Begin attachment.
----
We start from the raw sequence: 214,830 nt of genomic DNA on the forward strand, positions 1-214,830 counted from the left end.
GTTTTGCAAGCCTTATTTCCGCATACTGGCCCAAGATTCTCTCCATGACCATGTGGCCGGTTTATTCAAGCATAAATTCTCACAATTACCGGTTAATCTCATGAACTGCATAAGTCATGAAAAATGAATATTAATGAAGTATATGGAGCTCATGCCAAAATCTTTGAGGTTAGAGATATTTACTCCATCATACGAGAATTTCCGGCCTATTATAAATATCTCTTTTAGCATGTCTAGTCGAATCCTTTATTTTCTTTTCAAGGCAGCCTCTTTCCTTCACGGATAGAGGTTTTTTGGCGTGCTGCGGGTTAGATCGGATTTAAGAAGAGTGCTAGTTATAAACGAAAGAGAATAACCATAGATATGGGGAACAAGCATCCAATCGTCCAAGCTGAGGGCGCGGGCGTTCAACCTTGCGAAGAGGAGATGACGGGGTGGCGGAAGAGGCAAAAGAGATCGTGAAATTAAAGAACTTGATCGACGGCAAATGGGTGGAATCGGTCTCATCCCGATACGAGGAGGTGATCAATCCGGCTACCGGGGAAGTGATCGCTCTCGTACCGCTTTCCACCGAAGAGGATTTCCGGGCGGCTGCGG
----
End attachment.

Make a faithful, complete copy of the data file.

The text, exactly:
We start from the raw sequence: 214,830 nt of genomic DNA on the forward strand, positions 1-214,830 counted from the left end.
GTTTTGCAAGCCTTATTTCCGCATACTGGCCCAAGATTCTCTCCATGACCATGTGGCCGGTTTATTCAAGCATAAATTCTCACAATTACCGGTTAATCTCATGAACTGCATAAGTCATGAAAAATGAATATTAATGAAGTATATGGAGCTCATGCCAAAATCTTTGAGGTTAGAGATATTTACTCCATCATACGAGAATTTCCGGCCTATTATAAATATCTCTTTTAGCATGTCTAGTCGAATCCTTTATTTTCTTTTCAAGGCAGCCTCTTTCCTTCACGGATAGAGGTTTTTTGGCGTGCTGCGGGTTAGATCGGATTTAAGAAGAGTGCTAGTTATAAACGAAAGAGAATAACCATAGATATGGGGAACAAGCATCCAATCGTCCAAGCTGAGGGCGCGGGCGTTCAACCTTGCGAAGAGGAGATGACGGGGTGGCGGAAGAGGCAAAAGAGATCGTGAAATTAAAGAACTTGATCGACGGCAAATGGGTGGAATCGGTCTCATCCCGATACGAGGAGGTGATCAATCCGGCTACCGGGGAAGTGATCGCTCTCGTACCGCTTTCCACCGAAGAGGATTTCCGGGCGGCTGCGG